Certified dog behaviourists
Having a dog with a behaviour problem can be really difficult. It can affect your dog's quality of life, as well as you, your friends and family. Knowing where to go to get help is really important, so here's our guidance on finding a certified dog behaviourist.
How do I find a good dog behaviourist?
There are lots of people who advertise as dog trainers, dog behaviourists or dog behaviour experts. But how can you tell if they are the right people to help your dog? Our vets have provided some advice on how to pick a certified behaviourist, so you can make sure you get a highly qualified expert with the most up to date, ethical and well-researched methods.
First of all, if you think your dog has a behaviour problem we’d recommend you get them checked by your vet. They’ll be able to look for any medical reasons for their problem and give you initial advice.
Next, you’ll need to contact a certified dog behaviourist. Your vet might be able to recommend one. Contacting the correct behaviourist is really important - using out dated or negative techniques can cause your dog’s behaviour to get worse and leave you with more problems in the long term.
Fortunately, there are several different organisations who have lists of certified behaviourists who use positive training methods. Everyone on these lists have had their theoretical and practical skills thoroughly assessed and conforms to the regulatory standards set by the Animal Behaviour and Training Council (ABTC) - a charity that promotes excellence in animal behaviour and training.
Read on to find out more about the different organisations who hold registers of certified behaviourists.
Animal Behaviour and Training Council
The Animal Behaviour and Training Council (ABTC) regulate and represent a number of pet professionals, including pet trainers and behaviour therapists. They set the standards of knowledge and practical skills which will be needed to be an animal trainer, training instructor or animal behaviour therapist. ABTC also maintains the national registers of qualified, registered animal trainers and animal behaviourists.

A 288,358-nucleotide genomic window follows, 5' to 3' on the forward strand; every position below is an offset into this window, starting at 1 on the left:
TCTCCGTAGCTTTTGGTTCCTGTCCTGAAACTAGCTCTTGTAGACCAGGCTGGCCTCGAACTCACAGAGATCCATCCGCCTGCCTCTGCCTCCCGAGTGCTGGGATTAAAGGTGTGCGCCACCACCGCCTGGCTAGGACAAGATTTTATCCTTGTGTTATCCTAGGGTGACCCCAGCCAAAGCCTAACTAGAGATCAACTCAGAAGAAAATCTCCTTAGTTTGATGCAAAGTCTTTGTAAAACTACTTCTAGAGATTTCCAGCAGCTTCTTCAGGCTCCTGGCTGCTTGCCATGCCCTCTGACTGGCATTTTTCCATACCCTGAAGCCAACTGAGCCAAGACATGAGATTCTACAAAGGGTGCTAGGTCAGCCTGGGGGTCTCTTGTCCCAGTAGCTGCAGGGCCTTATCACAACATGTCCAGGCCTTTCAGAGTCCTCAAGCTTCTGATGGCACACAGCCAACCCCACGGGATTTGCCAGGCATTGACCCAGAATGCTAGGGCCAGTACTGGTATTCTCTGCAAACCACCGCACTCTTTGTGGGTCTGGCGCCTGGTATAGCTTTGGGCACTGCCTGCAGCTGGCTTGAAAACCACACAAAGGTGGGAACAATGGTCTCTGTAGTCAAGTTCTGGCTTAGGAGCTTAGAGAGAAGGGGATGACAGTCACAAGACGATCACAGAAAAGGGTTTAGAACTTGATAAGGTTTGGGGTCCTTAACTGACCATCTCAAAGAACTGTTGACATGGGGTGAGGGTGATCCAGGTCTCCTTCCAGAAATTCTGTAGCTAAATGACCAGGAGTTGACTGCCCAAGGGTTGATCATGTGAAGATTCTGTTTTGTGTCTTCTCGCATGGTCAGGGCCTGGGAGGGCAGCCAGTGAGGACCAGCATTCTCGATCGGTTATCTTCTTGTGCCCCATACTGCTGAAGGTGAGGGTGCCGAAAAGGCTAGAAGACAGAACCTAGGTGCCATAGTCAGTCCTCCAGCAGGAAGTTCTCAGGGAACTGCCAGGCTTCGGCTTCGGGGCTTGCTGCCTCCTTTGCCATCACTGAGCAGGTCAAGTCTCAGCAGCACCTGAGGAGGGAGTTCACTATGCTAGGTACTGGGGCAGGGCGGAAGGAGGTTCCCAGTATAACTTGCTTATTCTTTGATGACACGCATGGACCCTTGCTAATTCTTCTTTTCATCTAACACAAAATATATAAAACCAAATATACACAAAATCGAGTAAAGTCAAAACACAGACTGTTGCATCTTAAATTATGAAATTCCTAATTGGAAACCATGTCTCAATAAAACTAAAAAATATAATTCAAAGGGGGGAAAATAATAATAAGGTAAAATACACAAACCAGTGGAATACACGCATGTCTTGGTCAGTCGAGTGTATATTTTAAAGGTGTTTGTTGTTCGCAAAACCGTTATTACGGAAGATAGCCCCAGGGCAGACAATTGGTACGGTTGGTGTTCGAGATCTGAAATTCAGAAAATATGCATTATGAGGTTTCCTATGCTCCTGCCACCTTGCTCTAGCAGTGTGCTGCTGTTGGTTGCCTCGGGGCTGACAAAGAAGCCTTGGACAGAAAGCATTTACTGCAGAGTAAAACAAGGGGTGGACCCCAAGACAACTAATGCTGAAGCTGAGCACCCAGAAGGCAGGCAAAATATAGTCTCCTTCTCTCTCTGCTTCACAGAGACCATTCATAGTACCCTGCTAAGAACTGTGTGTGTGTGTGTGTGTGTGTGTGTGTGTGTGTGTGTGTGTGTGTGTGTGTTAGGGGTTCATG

Fellowship of Animal Behaviour Clinicians
Fellowship of Animal Behaviour (FAB) clinicians aim to promote research based on behavioural support for animals and their carers or owners. They use the highest scientific standards in an understanding and compassionate way. This means they’re able to build strong links between pet owners or carers, behaviourists and veterinary professionals.
They also support behaviourists with training throughout their careers, making sure they are up to date with all the latest research and can continue to provide the best help to your pet.
The Association for the Study of Animal Behaviour (ASAB) and Certificated Clinical Animal Behaviourists (CCAB)
The Association for the Study of Animal Behaviour (ASAB) is an academic society that encourages research into animal behaviour. Their accreditation committee runs a certification scheme so that pet owners, veterinary surgeons, and others who work with animals can find a qualified behaviourist called Certificated Clinical Animal Behaviourists (CCABs).
The committee consists of professionals for a number of different areas including behaviourists, vet, researches and psychologists. This is to make sure all CCABs have the expert knowledge needed to receive the qualification.
CCABs need to have specific academic qualifications and to have completed supervised experience which means they’re able to provide the best help for your pet’s behavioural problems.
The Association of Pet Behaviour Counsellors
The Association of Pet Behaviour Counsellors (APBC) is an international network of experienced and qualified pet behaviour counsellors who work on referral from Veterinary surgeons. They treat behaviour problems in dogs, cats, birds, rabbits, horses and other pets.
APBC members are able to offer the time and expertise necessary to find the causes of unwanted behaviour in pets. They can then develop practical treatment plans that are suitable for you and your pet's individual circumstances.
Problem behaviour in dogs
Lots of dog owners would like to change their dog’s behaviour. So if you’re one of them, you can find advice on problem behaviours here
Without training, the world can be a pretty confusing place for your pet. Luckily, there's a way to make training fun for them!